3 Min Read
By Aimee Donnellan and Steve Slater
LONDON, Feb 25 (IFR/Reuters) - Barclays and Royal Bank of Scotland are planning to raise more capital via bonds that convert into shares in times of crisis, to help meet safeguards for taxpayers that are being demanded by regulators.
British bank Barclays could issue up to 7 billion pounds ($11 billion) in so-called contingent convertibles, or CoCos, people close to the matter said on Monday, adding to the 3 billion it raised in November.
The bank could ask for shareholder approval at its annual meeting on April 25, said a source, who declined to be named because proposals for the meeting have not been finalised.
Meanwhile, 82 percent government-owned RBS will this week flag it could issue CoCos.
While RBS has previously steered clear of the hybrid financial instruments whose value has elements of debt and equity, the Financial Services Authority - Britain's financial watchdog - has been encouraging banks to build capital buffers through CoCos, a source close to the situation said.
If banks want to issue a significant amount of CoCos, which convert into shares when their core capital ratio falls below a certain level, they need shareholder approval because it could be dilutive for existing shareholdings.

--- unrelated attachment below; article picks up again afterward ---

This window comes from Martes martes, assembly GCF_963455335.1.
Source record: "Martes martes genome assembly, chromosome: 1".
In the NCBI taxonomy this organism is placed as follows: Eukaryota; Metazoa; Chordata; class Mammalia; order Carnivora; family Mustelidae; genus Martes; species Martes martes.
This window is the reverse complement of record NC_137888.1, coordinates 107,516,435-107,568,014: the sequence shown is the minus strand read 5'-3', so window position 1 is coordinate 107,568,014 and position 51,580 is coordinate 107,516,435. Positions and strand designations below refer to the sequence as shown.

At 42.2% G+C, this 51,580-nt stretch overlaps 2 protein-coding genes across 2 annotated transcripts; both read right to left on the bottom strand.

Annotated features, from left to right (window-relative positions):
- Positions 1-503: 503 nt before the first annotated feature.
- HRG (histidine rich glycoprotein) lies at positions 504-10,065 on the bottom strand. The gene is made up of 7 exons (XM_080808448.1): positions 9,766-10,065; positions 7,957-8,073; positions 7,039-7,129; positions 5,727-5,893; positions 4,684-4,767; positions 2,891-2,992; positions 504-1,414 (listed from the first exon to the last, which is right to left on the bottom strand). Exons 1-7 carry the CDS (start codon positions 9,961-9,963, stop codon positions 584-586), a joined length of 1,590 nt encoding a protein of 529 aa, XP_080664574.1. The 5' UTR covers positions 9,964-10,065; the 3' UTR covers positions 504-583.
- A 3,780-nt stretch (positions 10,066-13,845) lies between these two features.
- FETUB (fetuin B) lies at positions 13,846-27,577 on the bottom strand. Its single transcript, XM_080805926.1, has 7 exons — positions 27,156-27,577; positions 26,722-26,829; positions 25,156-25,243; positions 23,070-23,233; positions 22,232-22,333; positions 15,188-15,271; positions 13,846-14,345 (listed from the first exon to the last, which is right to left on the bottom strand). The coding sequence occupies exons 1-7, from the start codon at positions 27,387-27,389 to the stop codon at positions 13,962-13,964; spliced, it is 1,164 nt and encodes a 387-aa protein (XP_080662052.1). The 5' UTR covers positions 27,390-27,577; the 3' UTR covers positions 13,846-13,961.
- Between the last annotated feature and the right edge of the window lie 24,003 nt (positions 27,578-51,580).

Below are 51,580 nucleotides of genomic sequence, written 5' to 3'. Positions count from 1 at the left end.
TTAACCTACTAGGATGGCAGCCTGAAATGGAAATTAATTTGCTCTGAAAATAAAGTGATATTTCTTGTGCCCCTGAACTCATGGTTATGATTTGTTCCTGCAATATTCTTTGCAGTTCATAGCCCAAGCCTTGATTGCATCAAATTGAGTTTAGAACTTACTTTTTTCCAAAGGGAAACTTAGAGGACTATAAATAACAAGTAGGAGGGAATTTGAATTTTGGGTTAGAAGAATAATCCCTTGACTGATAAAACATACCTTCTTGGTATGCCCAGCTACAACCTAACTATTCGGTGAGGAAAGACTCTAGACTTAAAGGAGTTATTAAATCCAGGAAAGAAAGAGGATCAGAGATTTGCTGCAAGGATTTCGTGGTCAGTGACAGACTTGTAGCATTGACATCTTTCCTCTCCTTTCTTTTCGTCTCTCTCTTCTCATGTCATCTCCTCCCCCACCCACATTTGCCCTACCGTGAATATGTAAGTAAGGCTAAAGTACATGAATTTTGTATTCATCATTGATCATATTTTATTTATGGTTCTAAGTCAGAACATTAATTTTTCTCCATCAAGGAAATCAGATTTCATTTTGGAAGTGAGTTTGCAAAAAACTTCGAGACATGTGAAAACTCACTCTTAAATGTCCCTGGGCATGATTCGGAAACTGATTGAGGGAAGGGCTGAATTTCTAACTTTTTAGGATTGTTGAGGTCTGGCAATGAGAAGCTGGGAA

Barclays and RBS declined to comment.
How the banks structure any deals is unclear - there is no standard structure for CoCos.
Barclays may prefer to stick with the structure used in November, selling bonds whose value is written down to zero - rather than being converted into shares - if its core capital ratio falls below 7 percent.
Lloyds Banking Group sold 10 billion pounds of convertible bonds as part of a 25 billion pound recapitalisation plan in 2009. A high-profile hedge fund said last year the bonds were "expensive and uneconomic", underlining the wariness of mainstream investors about hybrid securities.
The FSA took a hard line on the structure of the deal by Barclays in November, requiring a "high trigger" to ensure it will rebuild capital early if its balance sheet deteriorates.
Chief executive Antony Jenkins told analysts when he set out his strategy two weeks ago he planned to build contingent capital "over the next few years" and expected loss-absorbing capital instruments to cover about 2 percent of the bank's risk-weighted assets (RWAs).
RWAs are assets, usually loans, adjusted for the likelihood of non-payment, and are a key determinant of a bank's capital requirements.
Jenkins expects RWAs to be about 440 billion pounds in 2015, implying contingent capital needs of 9 billion pounds.
The Sunday Telegraph newspaper reported that Barclays would sell up to 3 billion pounds of CoCos in May if it got approval from shareholders.
The greater risk attached to CoCos comes at a cost. Barclays is paying 7.625 percent interest on the 10-year bonds issued in November. That offer attracted $17 billion of demand, despite concern that the high trigger level would deter buyers.